Robotic Knee Replacement Surgery

What is a Knee Replacement?

Knee prosthesis is a treatment to eliminate pain and movement limitation after arthritis of the knee joint. Joint calcification may develop after rheumatism, inflammation and trauma. Sometimes it can occur spontaneously without an obvious cause at later ages, or the calcification may occur due to the wear of the joint over the years.
With arthroscopic surgery, in the early stages of arthrozis, short-medium-term relief can be provided for the patients by cleaning the worn tissues (meniscus, cartilage).
For patients with advanced arthritis, replacement of the entire joint with an artificial joint containing metal parts is one of the treatment options. In this way, patients can return to their daily activities without pain.
In addition, total knee replacement is currently one of the research areas of computer-aided surgery.

What is Robotic Total Knee Replacement? Why is Robotic Surgery performed in Knee Replacement?

Sometimes arthritis ruins only a part of the joint. In this case, partial prostheses can be applied instead of changing the whole joint with total knee replacement. In this way, it is predicted that a significant proportion of patients with knee arthritis may benefit from unicondylar knee replacement.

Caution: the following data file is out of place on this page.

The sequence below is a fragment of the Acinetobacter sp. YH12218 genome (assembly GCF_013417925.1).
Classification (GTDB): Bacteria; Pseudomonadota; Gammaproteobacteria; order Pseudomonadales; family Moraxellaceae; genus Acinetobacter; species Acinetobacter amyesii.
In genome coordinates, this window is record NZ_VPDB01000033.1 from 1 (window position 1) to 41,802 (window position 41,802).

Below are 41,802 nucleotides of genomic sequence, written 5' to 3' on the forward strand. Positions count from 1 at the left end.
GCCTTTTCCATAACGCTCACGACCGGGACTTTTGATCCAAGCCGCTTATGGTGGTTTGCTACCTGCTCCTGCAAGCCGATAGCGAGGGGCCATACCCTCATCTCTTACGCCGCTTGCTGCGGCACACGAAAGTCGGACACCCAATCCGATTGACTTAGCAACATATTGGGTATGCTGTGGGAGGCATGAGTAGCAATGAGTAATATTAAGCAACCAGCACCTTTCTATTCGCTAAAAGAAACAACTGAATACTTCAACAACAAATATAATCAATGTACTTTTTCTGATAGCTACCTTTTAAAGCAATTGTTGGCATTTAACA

Robotic knee arthroplasty, one of the recent developments in knee prosthesis, is computer-aided and has sensitive safety mechanisms aiming to eliminate the margin of error. Unicondylar knee replacement (partial replacements) can be performed successfully without the help of a computer. However, non-computer-aided replacements can lead to prosthesis problems at early and advanced periods because of their tendency to angular errors. (1-2) By using technologies such as Makoplasty and Bluebelt, it is aimed to reduce this margin of error and to prevent prosthesis problems at later periods.

Knee replacements with Makoplasty and Bluebelt;

  • Aims ideal positioning of the prosthesis.
  • Designed to reduce the wear and relaxation risks of the prosthesis.
  • A tissue-friendly process due to minimally invasive applicability.
  • Performed by preserving the main bonds of the knee.
  • Provide a quick return to daily life and work.

REFERENCES

  • 1. Hamilton WG, Ammeen D, Engh CA Jr, Engh GA. Learning curve with minimally invasive unicompartmental knee arthroplasty. J Arthroplasty. 2010 Aug;25(5):735-40.
  • 2. Epinette JA, Brunschweller B, Mertl P, Mole D, Cazenave A. Unicompartmental knee arthroplasty modes of failure: wear is not the main reason for failure: a multicentre study of 418 failed knees.
    Orthop Traumatol Surg Res. 2012 Oct;98(6 Suppl):S124-30.